Mudcat Café message #1509975 The Mudcat Café TM
Thread #62901   Message #1509975
Posted By: Amos
26-Jun-05 - 12:40 AM
Thread Name: BS: Popular Views of the Bush Administration
Subject: RE: BS: Popular Views of the Bush Administration
The Armstrong Williams NewsHour
(NY Times oped)
By FRANK RICH
Published: June 26, 2005

HERE'S the difference between this year's battle over public broadcasting and the one that blew up in Newt Gingrich's face a decade ago: this one isn't really about the survival of public broadcasting. So don't be distracted by any premature obituaries for Big Bird. Far from being an endangered species, he's the ornithological equivalent of a red herring.


Let's not forget that Laura Bush has made a fetish of glomming onto popular "Sesame Street" characters in photo-ops. Polls consistently attest to the popular support for public broadcasting, while Congress is in a race to the bottom with Michael Jackson. Big Bird will once again smite the politicians - as long as he isn't caught consorting with lesbians.

That doesn't mean the right's new assault on public broadcasting is toothless, far from it. But this time the game is far more insidious and ingenious. The intent is not to kill off PBS and NPR but to castrate them by quietly annexing their news and public affairs operations to the larger state propaganda machine that the Bush White House has been steadily constructing at taxpayers' expense. If you liked the fake government news videos that ended up on local stations - or thrilled to the "journalism" of Armstrong Williams and other columnists who were covertly paid to promote administration policies - you'll love the brave new world this crowd envisions for public TV and radio.

There's only one obstacle standing in the way of the coup. Like Richard Nixon, another president who tried to subvert public broadcasting in his war to silence critical news media, our current president may be letting hubris get the best of him. His minions are giving any investigative reporters left in Washington a fresh incentive to follow the money.

That money is not the $100 million that the House still threatens to hack out of public broadcasting's various budgets. Like the theoretical demise of Big Bird, this funding tug-of-war is a smoke screen that deflects attention from the real story. Look instead at the seemingly paltry $14,170 that, as Stephen Labaton of The New York Times reported on June 16, found its way to a mysterious recipient in Indiana named Fred Mann. Mr. Labaton learned that in 2004 Kenneth Tomlinson, the Karl Rove pal who is chairman of the Corporation for Public Broadcasting, clandestinely paid this sum to Mr. Mann to monitor his PBS bÍte noire, Bill Moyers's "Now."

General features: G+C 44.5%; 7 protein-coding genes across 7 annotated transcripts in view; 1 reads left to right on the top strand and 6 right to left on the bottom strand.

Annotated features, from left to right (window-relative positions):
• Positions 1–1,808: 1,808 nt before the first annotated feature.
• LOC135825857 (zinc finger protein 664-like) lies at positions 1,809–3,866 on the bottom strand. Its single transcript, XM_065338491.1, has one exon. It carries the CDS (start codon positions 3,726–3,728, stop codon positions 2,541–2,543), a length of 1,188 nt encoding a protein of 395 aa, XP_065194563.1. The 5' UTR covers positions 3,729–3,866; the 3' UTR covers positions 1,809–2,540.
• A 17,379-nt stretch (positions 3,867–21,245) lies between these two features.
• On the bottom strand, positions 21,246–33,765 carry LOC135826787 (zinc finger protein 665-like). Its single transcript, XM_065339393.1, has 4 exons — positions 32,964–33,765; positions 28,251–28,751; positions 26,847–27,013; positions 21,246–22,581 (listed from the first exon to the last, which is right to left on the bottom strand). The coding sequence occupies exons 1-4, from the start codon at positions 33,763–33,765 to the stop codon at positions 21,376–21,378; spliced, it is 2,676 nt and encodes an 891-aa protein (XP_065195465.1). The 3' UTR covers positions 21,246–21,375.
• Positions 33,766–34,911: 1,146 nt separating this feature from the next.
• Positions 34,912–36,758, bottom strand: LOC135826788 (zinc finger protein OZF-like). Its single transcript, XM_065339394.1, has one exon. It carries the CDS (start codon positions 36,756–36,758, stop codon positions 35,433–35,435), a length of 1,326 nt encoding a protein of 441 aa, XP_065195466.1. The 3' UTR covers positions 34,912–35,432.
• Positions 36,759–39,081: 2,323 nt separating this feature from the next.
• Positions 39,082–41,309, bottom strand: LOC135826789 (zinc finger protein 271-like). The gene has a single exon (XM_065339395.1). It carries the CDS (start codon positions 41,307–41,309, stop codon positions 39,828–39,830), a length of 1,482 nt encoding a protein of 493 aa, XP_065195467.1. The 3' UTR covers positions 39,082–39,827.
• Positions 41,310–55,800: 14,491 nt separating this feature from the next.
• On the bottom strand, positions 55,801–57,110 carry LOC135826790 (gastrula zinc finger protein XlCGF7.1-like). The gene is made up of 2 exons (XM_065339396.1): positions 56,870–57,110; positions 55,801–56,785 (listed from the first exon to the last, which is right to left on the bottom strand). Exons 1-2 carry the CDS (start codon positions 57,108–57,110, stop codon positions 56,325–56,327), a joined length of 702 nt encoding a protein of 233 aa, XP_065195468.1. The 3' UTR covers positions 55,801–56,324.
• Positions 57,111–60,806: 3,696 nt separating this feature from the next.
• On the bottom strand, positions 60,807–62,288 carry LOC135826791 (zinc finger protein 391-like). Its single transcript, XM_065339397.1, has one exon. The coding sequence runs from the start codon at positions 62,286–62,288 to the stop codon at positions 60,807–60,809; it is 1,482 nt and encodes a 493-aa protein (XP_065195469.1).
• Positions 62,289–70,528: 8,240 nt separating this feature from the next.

Now, why would Mr. Tomlinson pay for information that any half-sentient viewer could track with TiVo? Why would he hire someone in Indiana? Why would he keep this contract a secret from his own board? Why, when a reporter exposed his secret, would he try to cover it up by falsely maintaining in a letter to an inquiring member of the Senate, Byron Dorgan, that another CPB executive had "approved and signed" the Mann contract when he had signed it himself? If there's a news story that can be likened to the "third-rate burglary," the canary in the coal mine that invited greater scrutiny of the Nixon administration's darkest ambitions, this strange little sideshow could be it.

After Mr. Labaton's first report, Senator Dorgan, a North Dakota Democrat, called Mr. Tomlinson demanding to see the "product" Mr. Mann had provided for his $14,170 payday. Mr. Tomlinson sent the senator some 50 pages of "raw data." Sifting through those pages when we spoke by phone last week, Mr. Dorgan said it wasn't merely Mr. Moyers's show that was monitored but also the programs of Tavis Smiley and NPR's Diane Rehm.

Their guests were rated either L for liberal or C for conservative, and "anti-administration" was affixed to any segment raising questions about the Bush presidency. Thus was the conservative Republican Senator Chuck Hagel given the same L as Bill Clinton simply because he expressed doubts about Iraq in a discussion mainly devoted to praising Ronald Reagan. Three of The Washington Post's star beat reporters (none of whom covers the White House or politics or writes opinion pieces) were similarly singled out simply for doing their job as journalists by asking questions about administration policies.

"It's pretty scary stuff to judge media, particularly public media, by whether it's pro or anti the president," Senator Dorgan said. "It's unbelievable."